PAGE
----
High drama returns in the finale, significantly marked “Prestissimo.” After a few introductory measures that function as a musical “curtain,” the violin intones a main theme full of nervous tension. Its insistent minor thirds are subsequently developed

in an almost maniacal fashion; a more relaxed second theme brings only temporary calm. The movement ends with a most astonishing coda. For the first time, Beethoven used
a strategy to which he would often return in his later works: just when one would expect the music to settle down in the home tonality, a surprise modulation sends the harmony off into very distant regions. In this

instance, Beethoven resolved this last-minute complication only to make another unheard-of move.
He modulated into C Major without resolving any of the dramatic tensions: the soft C-Major scales of the piano against the quarter-notes of the string instruments, repeated ostinato (without any changes), end the work on an oddly mysterious note.

Beethoven himself thought particularly highly of this early
work of his. More than 20 years
later he returned to it and made an arrangement for string quintet, which he published in 1819 as Op. 104.


TRIO IN E-FLAT MAJOR, OP. 70, NO. 2 (1808)

UMS premiere: Peabody Trio; May 1989 in Rackham Auditorium.

Snapshots of History...In 1808:

  • ·  Beethoven conducts and plays piano in a marathon benefit concert in Vienna, consisting of the premieres of Symphonies Nos. 5 and 6, Piano Concerto No. 4, and Choral Fantasy

  • ·  The importation of slaves into the US is banned

  • ·  Goethe’s Faust, Part One is published in full

This Trio revisits the world of early Beethoven from the height of the middle period. Written shortly after the Fifth Symphony, it has a gentle lyricism that reminded the first reviewer of the work, the Romantic writer and composer E.T.A. Hoffmann, of the music of Haydn and Mozart. Hoffmann wrote his review in 1813.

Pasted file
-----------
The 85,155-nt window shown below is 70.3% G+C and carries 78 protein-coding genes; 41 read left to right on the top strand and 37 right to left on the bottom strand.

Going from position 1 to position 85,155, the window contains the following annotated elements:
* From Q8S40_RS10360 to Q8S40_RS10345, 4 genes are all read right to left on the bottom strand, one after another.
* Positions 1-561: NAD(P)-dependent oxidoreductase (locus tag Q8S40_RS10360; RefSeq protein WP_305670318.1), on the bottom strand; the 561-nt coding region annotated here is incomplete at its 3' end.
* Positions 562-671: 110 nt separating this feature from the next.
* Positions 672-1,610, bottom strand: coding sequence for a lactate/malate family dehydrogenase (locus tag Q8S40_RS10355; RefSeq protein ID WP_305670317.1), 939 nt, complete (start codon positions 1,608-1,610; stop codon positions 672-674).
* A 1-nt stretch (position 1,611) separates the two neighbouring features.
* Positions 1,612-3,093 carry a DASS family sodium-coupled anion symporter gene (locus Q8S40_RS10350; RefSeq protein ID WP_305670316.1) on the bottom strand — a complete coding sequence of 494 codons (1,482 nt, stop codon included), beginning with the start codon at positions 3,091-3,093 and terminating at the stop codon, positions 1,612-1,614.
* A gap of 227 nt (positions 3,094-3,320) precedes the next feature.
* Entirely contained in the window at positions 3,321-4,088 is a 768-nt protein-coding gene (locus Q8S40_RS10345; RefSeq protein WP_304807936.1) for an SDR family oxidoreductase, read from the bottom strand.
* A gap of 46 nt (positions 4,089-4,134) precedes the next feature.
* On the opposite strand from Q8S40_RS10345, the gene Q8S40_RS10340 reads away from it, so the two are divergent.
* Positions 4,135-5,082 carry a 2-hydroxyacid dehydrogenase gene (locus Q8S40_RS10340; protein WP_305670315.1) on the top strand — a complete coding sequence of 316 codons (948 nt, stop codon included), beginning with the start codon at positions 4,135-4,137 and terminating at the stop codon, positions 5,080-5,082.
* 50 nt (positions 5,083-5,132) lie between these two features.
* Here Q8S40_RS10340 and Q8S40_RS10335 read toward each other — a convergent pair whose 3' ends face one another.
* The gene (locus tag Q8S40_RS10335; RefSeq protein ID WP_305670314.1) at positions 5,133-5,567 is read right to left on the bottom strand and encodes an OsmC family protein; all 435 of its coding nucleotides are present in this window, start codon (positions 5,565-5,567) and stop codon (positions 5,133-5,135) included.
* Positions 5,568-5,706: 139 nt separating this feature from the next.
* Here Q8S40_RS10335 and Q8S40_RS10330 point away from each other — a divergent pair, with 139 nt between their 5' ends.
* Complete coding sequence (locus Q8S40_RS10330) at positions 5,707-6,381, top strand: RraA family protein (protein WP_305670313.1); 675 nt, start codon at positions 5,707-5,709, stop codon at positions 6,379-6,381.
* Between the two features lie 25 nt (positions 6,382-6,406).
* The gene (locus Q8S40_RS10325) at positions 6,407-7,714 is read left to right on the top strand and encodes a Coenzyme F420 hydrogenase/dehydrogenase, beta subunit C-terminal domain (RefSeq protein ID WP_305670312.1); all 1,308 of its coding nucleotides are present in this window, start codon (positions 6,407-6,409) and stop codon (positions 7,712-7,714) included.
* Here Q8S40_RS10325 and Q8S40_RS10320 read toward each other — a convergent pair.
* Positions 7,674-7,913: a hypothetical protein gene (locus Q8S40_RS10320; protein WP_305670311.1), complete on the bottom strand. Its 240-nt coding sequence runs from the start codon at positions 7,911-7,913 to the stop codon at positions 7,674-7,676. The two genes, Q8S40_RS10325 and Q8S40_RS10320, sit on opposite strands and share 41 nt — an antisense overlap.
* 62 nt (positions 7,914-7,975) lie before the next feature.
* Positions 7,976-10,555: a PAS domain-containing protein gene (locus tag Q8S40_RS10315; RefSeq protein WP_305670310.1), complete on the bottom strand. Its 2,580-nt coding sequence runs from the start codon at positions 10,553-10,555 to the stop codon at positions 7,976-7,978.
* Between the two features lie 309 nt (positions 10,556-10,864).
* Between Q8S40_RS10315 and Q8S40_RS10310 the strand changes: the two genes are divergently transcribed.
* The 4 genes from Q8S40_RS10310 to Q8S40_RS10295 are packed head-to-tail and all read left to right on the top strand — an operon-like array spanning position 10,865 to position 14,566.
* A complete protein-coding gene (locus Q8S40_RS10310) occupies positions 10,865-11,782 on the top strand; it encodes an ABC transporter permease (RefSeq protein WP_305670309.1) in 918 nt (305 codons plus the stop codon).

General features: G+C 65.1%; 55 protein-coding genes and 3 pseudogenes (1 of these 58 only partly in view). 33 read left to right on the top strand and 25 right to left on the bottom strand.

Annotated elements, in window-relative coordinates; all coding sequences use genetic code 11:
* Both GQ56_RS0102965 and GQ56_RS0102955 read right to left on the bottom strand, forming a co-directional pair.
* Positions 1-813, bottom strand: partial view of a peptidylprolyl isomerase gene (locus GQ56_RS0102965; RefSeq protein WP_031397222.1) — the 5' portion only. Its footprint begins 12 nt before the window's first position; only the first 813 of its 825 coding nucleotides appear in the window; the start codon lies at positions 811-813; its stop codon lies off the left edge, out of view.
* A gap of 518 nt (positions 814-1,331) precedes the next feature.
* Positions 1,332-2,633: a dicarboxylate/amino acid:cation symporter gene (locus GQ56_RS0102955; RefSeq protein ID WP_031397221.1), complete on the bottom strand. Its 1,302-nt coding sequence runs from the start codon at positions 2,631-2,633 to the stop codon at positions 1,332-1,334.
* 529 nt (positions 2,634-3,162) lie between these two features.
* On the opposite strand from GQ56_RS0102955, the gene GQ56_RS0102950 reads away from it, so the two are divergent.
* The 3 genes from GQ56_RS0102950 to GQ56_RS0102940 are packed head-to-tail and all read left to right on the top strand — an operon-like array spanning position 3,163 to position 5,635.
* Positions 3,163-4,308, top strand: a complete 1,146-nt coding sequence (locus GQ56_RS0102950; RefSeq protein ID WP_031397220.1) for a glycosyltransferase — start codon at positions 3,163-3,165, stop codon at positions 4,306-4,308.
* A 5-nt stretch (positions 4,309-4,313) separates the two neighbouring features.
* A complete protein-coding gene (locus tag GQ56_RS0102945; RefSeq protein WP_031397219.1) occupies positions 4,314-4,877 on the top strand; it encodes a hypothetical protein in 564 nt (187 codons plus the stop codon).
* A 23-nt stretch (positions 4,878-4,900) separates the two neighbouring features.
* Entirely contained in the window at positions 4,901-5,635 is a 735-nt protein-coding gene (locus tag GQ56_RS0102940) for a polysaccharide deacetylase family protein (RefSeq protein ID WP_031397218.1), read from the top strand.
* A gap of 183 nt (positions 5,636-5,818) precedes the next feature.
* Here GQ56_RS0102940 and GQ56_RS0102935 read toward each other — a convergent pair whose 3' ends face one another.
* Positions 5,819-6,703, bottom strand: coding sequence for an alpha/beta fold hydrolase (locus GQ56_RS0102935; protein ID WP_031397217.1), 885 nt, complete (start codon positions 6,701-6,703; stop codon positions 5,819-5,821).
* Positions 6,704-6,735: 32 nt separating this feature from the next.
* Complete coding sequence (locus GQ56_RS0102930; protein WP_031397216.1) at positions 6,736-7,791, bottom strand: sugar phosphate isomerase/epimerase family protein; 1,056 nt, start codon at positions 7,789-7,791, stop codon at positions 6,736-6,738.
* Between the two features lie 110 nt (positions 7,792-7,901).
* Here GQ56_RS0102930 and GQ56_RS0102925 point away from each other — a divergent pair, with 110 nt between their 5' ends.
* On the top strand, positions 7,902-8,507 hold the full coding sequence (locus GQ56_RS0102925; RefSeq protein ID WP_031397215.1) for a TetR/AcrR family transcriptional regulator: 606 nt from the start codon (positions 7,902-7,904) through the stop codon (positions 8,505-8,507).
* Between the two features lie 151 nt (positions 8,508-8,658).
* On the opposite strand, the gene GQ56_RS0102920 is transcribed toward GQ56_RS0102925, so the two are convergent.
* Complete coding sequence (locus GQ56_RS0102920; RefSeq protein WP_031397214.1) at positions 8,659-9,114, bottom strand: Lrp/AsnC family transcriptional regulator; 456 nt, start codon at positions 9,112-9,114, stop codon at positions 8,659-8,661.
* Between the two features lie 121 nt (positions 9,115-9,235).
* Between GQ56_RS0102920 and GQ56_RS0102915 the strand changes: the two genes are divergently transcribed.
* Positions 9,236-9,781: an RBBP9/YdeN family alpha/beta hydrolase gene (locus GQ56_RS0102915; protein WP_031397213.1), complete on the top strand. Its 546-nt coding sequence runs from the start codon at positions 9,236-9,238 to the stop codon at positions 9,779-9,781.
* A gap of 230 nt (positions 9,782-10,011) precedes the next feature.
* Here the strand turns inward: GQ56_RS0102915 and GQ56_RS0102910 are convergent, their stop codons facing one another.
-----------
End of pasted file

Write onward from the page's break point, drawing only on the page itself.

In 2003, American musicologist Lewis Lockwood found much “humor and kindness” in the work but also more virtuosity in the string parts than there had been in Beethoven’s earlier trios. One has to agree: in
this Trio, and its companion work,
the “Ghost” Trio (Op. 70, No. 1), the three instruments have become fully equal in importance. The Romantic trio sound of Schubert, Mendelssohn, Brahms, and Dvořák was in fact born in these two masterworks.

Certain telltale elements, such
as the rich diversity of the motivic transformations, are typical of Beethoven’s middle years. The “mystery” introduction with which it opens is another such element, and its return at the end of the movement even looks forward, anticipating similar strategies in the late string quartets. Yet by the time the main

portion of the first movement arrives, all “turbulence” is over, and the music assumes a lyric flow that is only occasionally interrupted by moments of tension.

The second movement is a set of “double” variations on two themes
— the first, a graceful melody in
the major mode, the second, more tempestuous and in the minor. The double-variation form was particularly dear to Haydn; in Beethoven’s hands it expands and gains in dramatic momentum. Most remarkably, the movement ends in the minor, denying the major-mode resolution that

was the expected outcome in such “bimodal” movements.